In a lovely article this week, we read about the experience of IDF soldiers who accompany the Birthright trips here in Israel. These soldiers are being confronted with issues in Jewish identity that they never faced in Israel. As they meet diaspora youth, they meet people who face very differnt Jewish choices on a daily basis. One soldier said:
"From my point of view, the program led me to understand that I am serving in the IDF for the Jews who don't live here. I never thought about that before,"
It is fascinating that whereas Diaspora youth are impressed here in Israel by the all encompassing environment of a country where everything and everyone (alomst) is Jewish, Israelis suffer from a situation in which it is easy to take things for granted.
My kids travelled to the U.S. some years ago and were shocked that one could not buy ice cream or confectionary just anywhere. They have never spent time where a kosher store is more than a block away! They really do not understand the notion of a non-Jewish culture that is not Arab (and potentially hostile.) And they are so used to being in an all envelopingculture, they would find a country elsewhere quite a challenge.
In certain ways, Israel has an advantage in this respect, but in other ways, living in a foreign culture has some up-sides too. After all, when we live in a diverse culture, we are constantly making choices: this I can eat, this I cannot. Now I will have to ask time off from work because it is a festival, because it is an early shabbat. (Halakhically observant) Jews are constantly making choices for the sake of Judaism. and there is some power in that. All Jews have to actively decide to marry a Jew, to socialise with Jews. And these decisions are like working a muscle. When you work a muscle, it gets stronger. When you constantly engage in these decisions, you excercise your Jewish muscles! You get stronger Jewishly. There are things that you are rejecting daily for the sake of your Judaism and all this can strenthen a person.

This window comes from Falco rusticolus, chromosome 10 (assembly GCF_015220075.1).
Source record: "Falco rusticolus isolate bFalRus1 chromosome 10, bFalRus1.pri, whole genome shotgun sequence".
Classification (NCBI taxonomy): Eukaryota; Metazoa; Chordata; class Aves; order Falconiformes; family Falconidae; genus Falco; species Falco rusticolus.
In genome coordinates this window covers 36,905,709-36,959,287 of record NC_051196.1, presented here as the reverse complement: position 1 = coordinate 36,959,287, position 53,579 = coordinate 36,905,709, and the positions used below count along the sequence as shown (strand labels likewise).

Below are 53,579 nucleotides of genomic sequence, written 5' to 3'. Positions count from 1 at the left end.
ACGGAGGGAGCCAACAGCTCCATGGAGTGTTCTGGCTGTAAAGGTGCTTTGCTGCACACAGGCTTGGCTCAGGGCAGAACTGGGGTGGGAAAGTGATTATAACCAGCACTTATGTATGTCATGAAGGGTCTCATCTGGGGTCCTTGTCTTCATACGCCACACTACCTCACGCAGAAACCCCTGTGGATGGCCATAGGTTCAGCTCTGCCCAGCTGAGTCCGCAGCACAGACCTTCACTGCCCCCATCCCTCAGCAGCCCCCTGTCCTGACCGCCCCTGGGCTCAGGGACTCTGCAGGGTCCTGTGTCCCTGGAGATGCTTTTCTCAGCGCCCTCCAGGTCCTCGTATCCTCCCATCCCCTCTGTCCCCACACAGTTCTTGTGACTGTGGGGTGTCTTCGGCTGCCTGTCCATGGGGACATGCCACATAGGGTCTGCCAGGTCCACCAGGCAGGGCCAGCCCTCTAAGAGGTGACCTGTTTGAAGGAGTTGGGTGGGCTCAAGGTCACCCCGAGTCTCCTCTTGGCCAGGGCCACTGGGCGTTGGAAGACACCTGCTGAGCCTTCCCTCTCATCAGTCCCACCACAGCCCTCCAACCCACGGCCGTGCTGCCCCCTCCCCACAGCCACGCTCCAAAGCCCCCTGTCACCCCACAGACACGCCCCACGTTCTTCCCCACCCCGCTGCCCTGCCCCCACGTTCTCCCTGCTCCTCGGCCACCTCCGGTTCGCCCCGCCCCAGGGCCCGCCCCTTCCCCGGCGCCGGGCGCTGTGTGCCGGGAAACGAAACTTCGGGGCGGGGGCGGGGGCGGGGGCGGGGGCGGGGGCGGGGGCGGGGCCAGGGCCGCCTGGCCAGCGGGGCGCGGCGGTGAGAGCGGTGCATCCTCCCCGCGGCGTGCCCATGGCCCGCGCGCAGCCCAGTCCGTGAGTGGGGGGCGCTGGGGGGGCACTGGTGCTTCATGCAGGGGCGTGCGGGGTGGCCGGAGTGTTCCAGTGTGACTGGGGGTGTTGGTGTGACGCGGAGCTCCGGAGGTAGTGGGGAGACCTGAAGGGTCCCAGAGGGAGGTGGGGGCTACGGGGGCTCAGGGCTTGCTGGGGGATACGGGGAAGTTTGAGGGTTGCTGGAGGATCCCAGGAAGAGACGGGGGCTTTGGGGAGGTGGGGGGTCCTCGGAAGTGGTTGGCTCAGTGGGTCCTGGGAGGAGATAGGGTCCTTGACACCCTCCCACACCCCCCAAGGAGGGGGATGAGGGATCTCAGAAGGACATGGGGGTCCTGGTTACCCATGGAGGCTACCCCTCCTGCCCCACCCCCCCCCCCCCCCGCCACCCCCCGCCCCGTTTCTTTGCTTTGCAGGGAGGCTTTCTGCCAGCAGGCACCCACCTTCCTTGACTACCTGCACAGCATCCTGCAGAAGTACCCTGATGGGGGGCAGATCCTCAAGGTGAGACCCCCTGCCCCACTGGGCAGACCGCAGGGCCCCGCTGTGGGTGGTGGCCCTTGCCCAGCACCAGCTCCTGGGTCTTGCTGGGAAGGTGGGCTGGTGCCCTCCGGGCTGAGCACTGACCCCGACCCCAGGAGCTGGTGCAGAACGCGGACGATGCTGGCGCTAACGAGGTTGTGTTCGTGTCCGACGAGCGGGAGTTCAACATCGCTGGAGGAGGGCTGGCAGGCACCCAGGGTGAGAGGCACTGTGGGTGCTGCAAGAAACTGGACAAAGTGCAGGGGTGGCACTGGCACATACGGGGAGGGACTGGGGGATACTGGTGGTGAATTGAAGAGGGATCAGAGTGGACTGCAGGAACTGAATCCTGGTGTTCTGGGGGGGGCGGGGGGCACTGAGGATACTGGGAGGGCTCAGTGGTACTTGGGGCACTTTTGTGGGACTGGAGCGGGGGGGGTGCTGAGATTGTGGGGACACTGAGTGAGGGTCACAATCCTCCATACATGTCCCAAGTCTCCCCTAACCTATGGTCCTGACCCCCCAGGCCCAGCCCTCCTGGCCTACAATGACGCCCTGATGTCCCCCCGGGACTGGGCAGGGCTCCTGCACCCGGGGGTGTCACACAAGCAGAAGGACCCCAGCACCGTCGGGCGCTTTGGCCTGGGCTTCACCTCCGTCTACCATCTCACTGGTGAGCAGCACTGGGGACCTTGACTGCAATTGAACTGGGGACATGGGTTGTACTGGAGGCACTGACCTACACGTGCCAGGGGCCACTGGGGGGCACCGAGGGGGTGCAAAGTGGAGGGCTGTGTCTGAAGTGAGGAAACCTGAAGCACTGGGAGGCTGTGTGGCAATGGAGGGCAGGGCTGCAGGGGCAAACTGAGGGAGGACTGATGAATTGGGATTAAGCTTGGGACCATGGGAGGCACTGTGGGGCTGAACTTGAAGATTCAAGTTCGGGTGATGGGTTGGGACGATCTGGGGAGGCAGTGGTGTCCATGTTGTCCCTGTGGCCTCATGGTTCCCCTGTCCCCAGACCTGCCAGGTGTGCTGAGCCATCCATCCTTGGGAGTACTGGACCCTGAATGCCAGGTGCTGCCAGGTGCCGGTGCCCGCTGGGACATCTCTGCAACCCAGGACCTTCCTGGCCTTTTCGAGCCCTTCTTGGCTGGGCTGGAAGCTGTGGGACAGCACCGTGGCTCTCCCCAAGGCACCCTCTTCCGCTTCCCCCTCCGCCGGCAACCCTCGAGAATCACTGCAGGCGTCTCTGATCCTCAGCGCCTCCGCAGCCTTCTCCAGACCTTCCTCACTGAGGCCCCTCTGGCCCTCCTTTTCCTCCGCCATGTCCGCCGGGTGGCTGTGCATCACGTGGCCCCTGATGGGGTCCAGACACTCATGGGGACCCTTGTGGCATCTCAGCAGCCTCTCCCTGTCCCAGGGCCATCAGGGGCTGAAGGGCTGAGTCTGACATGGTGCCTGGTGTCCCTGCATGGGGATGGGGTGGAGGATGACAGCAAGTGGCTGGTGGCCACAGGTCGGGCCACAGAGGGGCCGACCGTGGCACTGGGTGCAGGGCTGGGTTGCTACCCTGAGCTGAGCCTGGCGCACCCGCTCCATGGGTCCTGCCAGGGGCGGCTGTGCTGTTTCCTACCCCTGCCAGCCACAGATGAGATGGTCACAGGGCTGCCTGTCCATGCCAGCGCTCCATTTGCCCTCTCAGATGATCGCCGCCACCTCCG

In that respect Israelis are frequently very unaware in the sense of individual identity of the notion of being a lone-Jew against the tide. They are so used to being a majorty culture. They often cannot distinguish between Jewish and Israeli! ... Just the other day when I was talking to my kids about my experiences prior to Aliya, my five-year-old said: "... but before you were Jewish ..." in other words, Israeli=Jewish. He doesn't understand the difference yet.
Some years ago , I performed a wedding for a couple where the groom was Israeli (7 generation in ISrael ...chiloni lemehadrin ... in his own words!) and the bride was from LA. He had been working in a computer firm in silicon valley and they had met. When they decided to marry she visited his family here in Israel, and he warned her: "Us Israelis have a tradition that on Friday night the family gets together and Mum likes candles and we say a prayer on the wine ..." she replied: "Yes! My family do that too in LA!" HE had NO IDEA that it was a Jewish thing. He thought it was an Israeli thing. And even if he somehow knew it, it was not a conscious thought. For him, he acted that way only in Israel. In the US he acted also like the majority culture.
(Another aspect of this is that secular Israelis that make Yerida frequently fail to associate with the Jewish community but for their own Israeli sub-culture. They don't quite understand where Judaism fits in as a personal commitment. They are used to experiencing Judaism solely as a national culture!)
So Israelis can learn from diaspora Jews about the more conscious living of identity, the micro choices that are made on a constant basis; the constant understanding and categorisation that this is "ours, Jewish, inside" and that is "theirs, outside, alien."